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Proc Biol Sci. 2014 Nov 22;281(1795). pii: 20141988. doi: 10.1098/rspb.2014.1988.

Biogeographic patterns in below-ground diversity in New York City's Central Park are similar to those observed globally.

Author information

1
School of Global Environmental Sustainability, Colorado State University, Fort Collins, CO 80523, USA.
2
Department of Ecology and Evolutionary Biology, University of Colorado, Boulder, CO 80309, USA Cooperative Institute for Research in Environmental Sciences, University of Colorado, Boulder, CO 80309, USA.
3
Cooperative Institute for Research in Environmental Sciences, University of Colorado, Boulder, CO 80309, USA.
4
Department of Plant Pathology, University of Minnesota, Saint Paul, MN 55108, USA.
5
Illumina UK, Chesterford Research Park, Little Chesterford, Saffron Walden, Essex CB10 1XL, UK.
6
School of Forestry and Environmental Studies, Yale University, New Haven, CT 06511, USA.
7
Department of Soil and Crop Sciences, Colorado State University, Fort Collins, CO 80523, USA.
8
Department of Biology, Colorado State University, Fort Collins, CO 80523, USA.
9
Department of Ecology and Evolutionary Biology, University of Colorado, Boulder, CO 80309, USA.
10
School of Global Environmental Sustainability, Colorado State University, Fort Collins, CO 80523, USA Department of Biology, Colorado State University, Fort Collins, CO 80523, USA.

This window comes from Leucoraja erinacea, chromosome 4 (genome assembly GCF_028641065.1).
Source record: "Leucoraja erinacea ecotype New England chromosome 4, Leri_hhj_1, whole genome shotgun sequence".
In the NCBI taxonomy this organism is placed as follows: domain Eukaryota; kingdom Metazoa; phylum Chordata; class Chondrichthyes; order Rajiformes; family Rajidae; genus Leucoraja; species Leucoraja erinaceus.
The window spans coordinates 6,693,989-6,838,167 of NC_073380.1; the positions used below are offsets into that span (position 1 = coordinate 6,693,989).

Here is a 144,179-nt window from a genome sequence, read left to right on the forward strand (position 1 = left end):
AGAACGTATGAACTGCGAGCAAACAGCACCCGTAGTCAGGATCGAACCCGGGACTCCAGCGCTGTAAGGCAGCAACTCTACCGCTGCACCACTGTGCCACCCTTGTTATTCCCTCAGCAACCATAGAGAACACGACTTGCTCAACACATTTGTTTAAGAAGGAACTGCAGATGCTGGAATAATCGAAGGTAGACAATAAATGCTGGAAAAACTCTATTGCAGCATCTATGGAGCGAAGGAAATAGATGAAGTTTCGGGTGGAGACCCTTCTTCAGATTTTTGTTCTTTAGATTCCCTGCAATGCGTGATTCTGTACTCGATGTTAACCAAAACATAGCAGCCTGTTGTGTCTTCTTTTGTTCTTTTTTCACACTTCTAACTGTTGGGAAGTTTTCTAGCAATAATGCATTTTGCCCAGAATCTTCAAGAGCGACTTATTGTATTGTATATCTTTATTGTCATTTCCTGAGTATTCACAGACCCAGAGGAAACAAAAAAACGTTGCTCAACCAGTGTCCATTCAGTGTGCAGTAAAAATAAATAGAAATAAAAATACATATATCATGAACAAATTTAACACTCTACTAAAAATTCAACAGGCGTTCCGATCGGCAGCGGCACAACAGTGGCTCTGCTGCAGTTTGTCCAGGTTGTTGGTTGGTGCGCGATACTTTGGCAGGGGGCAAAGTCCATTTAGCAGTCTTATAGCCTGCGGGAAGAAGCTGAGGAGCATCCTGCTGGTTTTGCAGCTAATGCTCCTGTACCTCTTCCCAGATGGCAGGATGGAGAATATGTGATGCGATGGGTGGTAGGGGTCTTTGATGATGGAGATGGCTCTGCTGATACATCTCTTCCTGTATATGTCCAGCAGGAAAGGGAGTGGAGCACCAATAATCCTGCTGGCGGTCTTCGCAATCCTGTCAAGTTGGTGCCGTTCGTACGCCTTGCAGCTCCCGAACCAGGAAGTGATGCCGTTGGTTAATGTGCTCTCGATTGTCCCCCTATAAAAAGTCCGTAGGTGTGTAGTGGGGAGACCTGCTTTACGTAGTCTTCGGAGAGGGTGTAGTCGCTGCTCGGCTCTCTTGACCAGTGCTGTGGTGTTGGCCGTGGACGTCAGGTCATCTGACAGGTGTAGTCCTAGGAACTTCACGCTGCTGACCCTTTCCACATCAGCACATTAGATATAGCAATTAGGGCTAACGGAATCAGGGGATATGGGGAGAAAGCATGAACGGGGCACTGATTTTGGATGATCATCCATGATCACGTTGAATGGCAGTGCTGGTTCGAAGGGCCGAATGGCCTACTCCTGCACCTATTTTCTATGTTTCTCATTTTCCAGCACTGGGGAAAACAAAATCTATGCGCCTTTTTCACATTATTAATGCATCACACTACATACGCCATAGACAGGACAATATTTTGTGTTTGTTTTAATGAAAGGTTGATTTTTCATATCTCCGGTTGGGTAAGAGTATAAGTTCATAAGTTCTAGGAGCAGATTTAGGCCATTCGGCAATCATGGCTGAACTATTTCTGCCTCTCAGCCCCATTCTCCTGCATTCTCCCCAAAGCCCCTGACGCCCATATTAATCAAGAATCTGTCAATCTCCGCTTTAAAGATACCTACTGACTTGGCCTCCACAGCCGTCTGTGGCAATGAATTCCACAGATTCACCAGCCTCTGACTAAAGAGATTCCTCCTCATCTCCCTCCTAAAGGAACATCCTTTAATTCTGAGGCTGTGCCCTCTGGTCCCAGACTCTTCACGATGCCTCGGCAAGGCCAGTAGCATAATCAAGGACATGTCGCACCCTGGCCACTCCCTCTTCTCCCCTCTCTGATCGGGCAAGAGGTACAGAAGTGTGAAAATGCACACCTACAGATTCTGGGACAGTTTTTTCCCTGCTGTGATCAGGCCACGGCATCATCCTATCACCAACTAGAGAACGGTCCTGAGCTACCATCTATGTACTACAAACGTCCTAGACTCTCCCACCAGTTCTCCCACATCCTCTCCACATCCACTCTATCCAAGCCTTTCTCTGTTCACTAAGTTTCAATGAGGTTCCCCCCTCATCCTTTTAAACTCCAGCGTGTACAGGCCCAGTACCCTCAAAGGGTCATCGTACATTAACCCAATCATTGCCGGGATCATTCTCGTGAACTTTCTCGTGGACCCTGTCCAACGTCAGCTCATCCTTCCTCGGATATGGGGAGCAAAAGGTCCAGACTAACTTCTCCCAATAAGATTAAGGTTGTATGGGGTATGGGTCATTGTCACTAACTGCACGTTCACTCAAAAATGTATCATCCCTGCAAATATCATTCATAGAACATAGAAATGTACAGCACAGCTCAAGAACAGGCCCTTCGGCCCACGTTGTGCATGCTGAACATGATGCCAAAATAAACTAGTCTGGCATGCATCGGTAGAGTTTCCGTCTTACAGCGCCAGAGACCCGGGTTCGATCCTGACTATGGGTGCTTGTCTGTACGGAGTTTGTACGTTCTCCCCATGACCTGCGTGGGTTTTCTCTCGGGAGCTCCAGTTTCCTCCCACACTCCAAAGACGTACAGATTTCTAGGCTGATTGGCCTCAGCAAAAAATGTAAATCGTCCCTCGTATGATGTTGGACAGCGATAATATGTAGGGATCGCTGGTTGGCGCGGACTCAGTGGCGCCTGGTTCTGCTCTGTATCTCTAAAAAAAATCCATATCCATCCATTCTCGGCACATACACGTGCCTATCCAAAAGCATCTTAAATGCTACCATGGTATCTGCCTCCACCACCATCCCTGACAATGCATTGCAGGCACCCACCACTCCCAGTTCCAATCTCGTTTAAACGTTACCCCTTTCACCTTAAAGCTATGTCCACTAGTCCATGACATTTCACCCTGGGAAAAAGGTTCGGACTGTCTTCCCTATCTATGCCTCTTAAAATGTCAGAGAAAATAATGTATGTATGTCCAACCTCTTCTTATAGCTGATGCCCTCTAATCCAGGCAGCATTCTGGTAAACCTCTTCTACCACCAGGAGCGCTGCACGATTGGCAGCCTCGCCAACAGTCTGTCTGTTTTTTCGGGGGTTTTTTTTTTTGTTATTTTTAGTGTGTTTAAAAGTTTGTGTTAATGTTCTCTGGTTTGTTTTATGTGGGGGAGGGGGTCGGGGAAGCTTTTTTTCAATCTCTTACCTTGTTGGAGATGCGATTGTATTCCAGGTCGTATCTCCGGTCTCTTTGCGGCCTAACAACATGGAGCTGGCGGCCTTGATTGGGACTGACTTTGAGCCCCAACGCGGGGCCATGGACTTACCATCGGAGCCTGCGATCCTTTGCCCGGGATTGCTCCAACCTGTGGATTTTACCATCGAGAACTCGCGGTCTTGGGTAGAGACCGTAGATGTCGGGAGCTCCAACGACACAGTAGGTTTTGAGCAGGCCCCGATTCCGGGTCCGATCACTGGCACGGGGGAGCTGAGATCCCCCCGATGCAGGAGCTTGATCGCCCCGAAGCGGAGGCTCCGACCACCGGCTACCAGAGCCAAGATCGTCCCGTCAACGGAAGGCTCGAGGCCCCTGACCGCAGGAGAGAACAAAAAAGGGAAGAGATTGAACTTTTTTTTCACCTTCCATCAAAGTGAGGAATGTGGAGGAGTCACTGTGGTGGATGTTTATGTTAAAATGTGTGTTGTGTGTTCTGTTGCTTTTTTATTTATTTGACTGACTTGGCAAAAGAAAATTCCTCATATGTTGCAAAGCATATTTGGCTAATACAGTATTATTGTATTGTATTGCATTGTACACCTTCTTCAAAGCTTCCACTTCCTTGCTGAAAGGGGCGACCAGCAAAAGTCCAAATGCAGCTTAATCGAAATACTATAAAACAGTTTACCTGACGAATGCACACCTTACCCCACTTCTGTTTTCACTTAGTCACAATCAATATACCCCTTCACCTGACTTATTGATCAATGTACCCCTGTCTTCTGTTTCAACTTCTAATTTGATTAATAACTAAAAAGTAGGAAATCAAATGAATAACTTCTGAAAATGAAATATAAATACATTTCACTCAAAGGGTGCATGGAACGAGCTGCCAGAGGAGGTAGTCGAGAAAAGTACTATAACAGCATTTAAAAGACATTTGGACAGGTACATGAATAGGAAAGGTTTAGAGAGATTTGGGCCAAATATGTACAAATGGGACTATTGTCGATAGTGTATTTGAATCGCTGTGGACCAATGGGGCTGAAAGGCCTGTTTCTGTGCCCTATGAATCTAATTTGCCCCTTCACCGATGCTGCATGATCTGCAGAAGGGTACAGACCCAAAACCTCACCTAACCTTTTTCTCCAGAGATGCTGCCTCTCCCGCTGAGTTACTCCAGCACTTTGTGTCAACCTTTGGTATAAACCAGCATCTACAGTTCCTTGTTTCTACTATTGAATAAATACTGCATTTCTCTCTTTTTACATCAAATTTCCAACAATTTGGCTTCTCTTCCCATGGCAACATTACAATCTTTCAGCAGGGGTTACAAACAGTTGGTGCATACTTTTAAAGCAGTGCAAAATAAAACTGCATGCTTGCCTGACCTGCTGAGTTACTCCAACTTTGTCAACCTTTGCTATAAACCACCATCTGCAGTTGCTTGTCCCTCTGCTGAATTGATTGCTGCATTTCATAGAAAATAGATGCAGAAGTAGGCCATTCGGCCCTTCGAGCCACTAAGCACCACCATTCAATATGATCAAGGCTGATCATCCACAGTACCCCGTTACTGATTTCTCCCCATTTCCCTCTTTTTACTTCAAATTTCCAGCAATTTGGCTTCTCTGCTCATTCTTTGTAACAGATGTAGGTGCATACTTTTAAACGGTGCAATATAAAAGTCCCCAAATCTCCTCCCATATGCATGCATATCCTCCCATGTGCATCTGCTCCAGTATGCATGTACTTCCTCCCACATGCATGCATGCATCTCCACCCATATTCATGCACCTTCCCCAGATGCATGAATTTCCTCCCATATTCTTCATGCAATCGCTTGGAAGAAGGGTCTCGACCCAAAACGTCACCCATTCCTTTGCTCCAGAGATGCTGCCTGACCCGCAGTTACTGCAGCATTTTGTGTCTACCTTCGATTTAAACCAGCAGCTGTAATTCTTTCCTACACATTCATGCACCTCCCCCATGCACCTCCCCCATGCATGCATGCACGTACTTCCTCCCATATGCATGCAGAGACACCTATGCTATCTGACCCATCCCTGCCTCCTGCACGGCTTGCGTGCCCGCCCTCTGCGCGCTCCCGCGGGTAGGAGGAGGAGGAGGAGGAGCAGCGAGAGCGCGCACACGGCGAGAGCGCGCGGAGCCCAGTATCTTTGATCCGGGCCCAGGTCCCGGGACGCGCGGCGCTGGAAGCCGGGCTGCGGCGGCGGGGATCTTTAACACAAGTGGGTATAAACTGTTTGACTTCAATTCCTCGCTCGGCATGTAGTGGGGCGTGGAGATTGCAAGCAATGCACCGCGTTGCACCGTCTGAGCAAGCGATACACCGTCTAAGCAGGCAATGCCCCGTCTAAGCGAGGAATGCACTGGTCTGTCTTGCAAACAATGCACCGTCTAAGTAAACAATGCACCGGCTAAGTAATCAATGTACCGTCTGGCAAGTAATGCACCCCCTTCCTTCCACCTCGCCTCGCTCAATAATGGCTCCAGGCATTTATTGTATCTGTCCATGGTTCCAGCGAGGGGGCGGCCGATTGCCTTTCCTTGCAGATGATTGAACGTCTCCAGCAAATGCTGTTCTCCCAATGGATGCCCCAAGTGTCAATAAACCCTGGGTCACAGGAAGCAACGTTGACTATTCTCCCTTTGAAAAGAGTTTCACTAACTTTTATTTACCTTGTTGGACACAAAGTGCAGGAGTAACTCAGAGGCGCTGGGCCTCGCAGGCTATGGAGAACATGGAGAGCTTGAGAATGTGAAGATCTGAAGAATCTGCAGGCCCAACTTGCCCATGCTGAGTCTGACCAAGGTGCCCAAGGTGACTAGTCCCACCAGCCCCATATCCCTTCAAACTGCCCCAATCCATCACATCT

11
Department of Ecology and Evolutionary Biology, University of Colorado, Boulder, CO 80309, USA Cooperative Institute for Research in Environmental Sciences, University of Colorado, Boulder, CO 80309, USA noah.fierer@colorado.edu.

Abstract

Soil biota play key roles in the functioning of terrestrial ecosystems, however, compared to our knowledge of above-ground plant and animal diversity, the biodiversity found in soils remains largely uncharacterized. Here, we present an assessment of soil biodiversity and biogeographic patterns across Central Park in New York City that spanned all three domains of life, demonstrating that even an urban, managed system harbours large amounts of undescribed soil biodiversity. Despite high variability across the Park, below-ground diversity patterns were predictable based on soil characteristics, with prokaryotic and eukaryotic communities exhibiting overlapping biogeographic patterns. Further, Central Park soils harboured nearly as many distinct soil microbial phylotypes and types of soil communities as we found in biomes across the globe (including arctic, tropical and desert soils). This integrated cross-domain investigation highlights that the amount and patterning of novel and uncharacterized diversity at a single urban location matches that observed across natural ecosystems spanning multiple biomes and continents.

KEYWORDS:

16S rRNA gene; 18S rRNA gene; Archaea; Bacteria; Eukarya; soil biodiversity

PMID:
25274366
PMCID:
PMC4213626
DOI:
10.1098/rspb.2014.1988
[Indexed for MEDLINE]
Free PMC Article

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